When Phoebe hurt her leg, the thought of wearing a cone did not cross my mind. After a few days, she started to lick the areas where the splint met her ‘elbow’ joint. It did not take long for a hot spot to rear its ugly little head.
Once a hot spot appeared, the thought of a cone crossed my mind, but I was still hoping I would not need to put one on her.
I put antiseptic on the sore and tried some Neosporin (triple antibiotic ointment). For some reason, Phoebe thought it was a delicacy and tried to lick it off the gauze before it even got near her skin. I am not surprised; she is a dog who likes to eat unscented candles, after all. Nothing surprises me.
After fumbling and bumbling and getting the ointment on her sores, which were under the splint, she immediately went to work trying to chew off the splint. That was when I was forced to accept that Phoebe needed an Elizabethan collar . Yes. She was going to get the “cone of shame.”
Up until the time I entered the pet store, I believed the big plastic cone was the only option. I was pleasantly surprised to find that several seemingly more comfortable options were available. Options are good, except when the Libra in me kicks in. After nearly an hour of agonizing self-debate, I chose the Contech Pro Collar.
The Contech collar suits Phoebe’s needs perfectly. I will admit, however, that it is not the best choice for all scenarios. I made a list of pros and cons.to explain why.
The Pro Collar lets you choose between using a Velcro attachment (provided), and using your dog’s regular collar. I opted to use Phoebe’s regular collar because it makes it easy to snap on and snap off. The cone was easy to adjust and provides an option to adjust how wide you want it to be.
It has reflective trim, though I am not sure why. I don’t think I would take Phoebe out when she is at such a disadvantage.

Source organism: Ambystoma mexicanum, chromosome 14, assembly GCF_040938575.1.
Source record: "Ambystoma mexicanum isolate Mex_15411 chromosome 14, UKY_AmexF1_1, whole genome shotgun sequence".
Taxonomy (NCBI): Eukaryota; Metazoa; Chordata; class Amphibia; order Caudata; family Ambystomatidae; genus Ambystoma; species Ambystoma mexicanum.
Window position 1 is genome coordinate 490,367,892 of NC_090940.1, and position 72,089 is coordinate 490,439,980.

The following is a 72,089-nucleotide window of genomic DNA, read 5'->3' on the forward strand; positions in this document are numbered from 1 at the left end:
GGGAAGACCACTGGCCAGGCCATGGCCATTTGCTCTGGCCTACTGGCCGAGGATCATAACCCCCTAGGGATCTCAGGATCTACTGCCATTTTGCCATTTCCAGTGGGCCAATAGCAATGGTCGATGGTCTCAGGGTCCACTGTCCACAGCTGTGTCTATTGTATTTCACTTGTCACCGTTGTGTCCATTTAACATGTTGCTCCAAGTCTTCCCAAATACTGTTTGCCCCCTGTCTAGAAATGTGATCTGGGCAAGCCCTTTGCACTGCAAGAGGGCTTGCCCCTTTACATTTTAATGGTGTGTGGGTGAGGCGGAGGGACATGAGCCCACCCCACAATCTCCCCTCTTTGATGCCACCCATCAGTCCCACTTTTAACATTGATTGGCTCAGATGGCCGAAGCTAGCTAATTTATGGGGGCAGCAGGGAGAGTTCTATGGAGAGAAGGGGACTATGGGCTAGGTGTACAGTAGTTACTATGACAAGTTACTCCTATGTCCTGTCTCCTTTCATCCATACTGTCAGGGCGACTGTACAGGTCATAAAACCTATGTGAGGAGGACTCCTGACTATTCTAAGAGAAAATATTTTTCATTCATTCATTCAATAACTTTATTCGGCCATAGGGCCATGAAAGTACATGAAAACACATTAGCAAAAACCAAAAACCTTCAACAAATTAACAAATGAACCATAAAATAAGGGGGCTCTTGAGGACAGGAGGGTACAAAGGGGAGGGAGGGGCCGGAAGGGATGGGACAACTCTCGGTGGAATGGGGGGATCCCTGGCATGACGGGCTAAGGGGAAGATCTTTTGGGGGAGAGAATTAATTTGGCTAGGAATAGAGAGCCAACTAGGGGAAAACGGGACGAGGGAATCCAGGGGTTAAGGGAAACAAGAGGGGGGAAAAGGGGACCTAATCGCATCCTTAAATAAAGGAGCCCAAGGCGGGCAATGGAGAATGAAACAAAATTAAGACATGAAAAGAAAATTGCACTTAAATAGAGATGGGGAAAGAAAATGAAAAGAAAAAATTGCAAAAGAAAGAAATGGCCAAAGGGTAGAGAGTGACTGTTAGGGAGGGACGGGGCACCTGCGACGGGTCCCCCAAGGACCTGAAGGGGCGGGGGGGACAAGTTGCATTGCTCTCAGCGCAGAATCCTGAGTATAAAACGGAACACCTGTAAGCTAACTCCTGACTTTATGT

The front folds backs, allowing Phoebe to have a bit of peripheral vision. This fold back feature also comes in handy at feeding time. I simply rotate the collar so Phoebe can get to her food and rotate it back when she is done.
With the exception of the front, the seams are reinforced. Basically, the same thing one would find in a corset.
Despite 24 x 7 use for the past week and a half, the sturdy side seams have not bent at all.
The depth is enough to keep her away from her sore area, without banging into walls
The best feature to me is that it allows her to lie down comfortably without compromising its purpose.
The limited visibility leaves her open to being easily startled. After scaring the heck out of her, I quickly learned to say something as I approach and let he see me before I pet her.
Velcro dog –Phoebe was lying on a throw rug, and when she stood up, the rug was securely attached to the Velcro on the cone. It cracked me up when I saw her walking around, dragging the rug behind her until it finally broke loose.
Along the same line – If you have furniture or bedding that is prone to snagging, you may want to keep your dog away or put the item away until the cone is gone.
This particular cone does not keep the dog away from their lower body. Phoebe can still grab her rear foot and do her doggie
‘cleaning’. I definitely do not recommend this if you are trying to keep your dog away from anything below the hip line.
All in all, I am pleased with this collar.
Let me know if you have any questions.
Feel Free To State Your Opinion